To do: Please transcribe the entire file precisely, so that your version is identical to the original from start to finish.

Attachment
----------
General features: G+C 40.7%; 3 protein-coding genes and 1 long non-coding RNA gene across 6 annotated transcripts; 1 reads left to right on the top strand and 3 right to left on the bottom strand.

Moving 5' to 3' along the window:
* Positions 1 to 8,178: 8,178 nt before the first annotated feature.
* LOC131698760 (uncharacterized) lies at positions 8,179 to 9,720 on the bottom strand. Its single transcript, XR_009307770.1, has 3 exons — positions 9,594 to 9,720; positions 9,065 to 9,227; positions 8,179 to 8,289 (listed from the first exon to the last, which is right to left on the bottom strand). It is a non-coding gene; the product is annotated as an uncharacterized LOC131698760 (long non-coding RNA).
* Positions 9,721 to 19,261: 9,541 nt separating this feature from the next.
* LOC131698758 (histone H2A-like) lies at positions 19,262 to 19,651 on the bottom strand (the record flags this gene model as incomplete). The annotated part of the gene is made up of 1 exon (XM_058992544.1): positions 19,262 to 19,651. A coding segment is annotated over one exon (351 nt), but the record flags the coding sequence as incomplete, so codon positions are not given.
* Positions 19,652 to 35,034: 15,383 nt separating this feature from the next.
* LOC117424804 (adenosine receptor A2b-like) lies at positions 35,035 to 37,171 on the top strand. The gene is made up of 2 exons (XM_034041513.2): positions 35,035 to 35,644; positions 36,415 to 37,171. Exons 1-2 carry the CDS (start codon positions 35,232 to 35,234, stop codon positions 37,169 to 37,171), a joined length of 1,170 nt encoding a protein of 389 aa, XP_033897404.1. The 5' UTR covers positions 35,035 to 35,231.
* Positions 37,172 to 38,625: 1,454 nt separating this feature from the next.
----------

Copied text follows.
General features: G+C 40.7%; 3 protein-coding genes and 1 long non-coding RNA gene across 6 annotated transcripts; 1 reads left to right on the top strand and 3 right to left on the bottom strand.

Moving 5' to 3' along the window:
* Positions 1 to 8,178: 8,178 nt before the first annotated feature.
* LOC131698760 (uncharacterized) lies at positions 8,179 to 9,720 on the bottom strand. Its single transcript, XR_009307770.1, has 3 exons — positions 9,594 to 9,720; positions 9,065 to 9,227; positions 8,179 to 8,289 (listed from the first exon to the last, which is right to left on the bottom strand). It is a non-coding gene; the product is annotated as an uncharacterized LOC131698760 (long non-coding RNA).
* Positions 9,721 to 19,261: 9,541 nt separating this feature from the next.
* LOC131698758 (histone H2A-like) lies at positions 19,262 to 19,651 on the bottom strand (the record flags this gene model as incomplete). The annotated part of the gene is made up of 1 exon (XM_058992544.1): positions 19,262 to 19,651. A coding segment is annotated over one exon (351 nt), but the record flags the coding sequence as incomplete, so codon positions are not given.
* Positions 19,652 to 35,034: 15,383 nt separating this feature from the next.
* LOC117424804 (adenosine receptor A2b-like) lies at positions 35,035 to 37,171 on the top strand. The gene is made up of 2 exons (XM_034041513.2): positions 35,035 to 35,644; positions 36,415 to 37,171. Exons 1-2 carry the CDS (start codon positions 35,232 to 35,234, stop codon positions 37,169 to 37,171), a joined length of 1,170 nt encoding a protein of 389 aa, XP_033897404.1. The 5' UTR covers positions 35,035 to 35,231.
* Positions 37,172 to 38,625: 1,454 nt separating this feature from the next.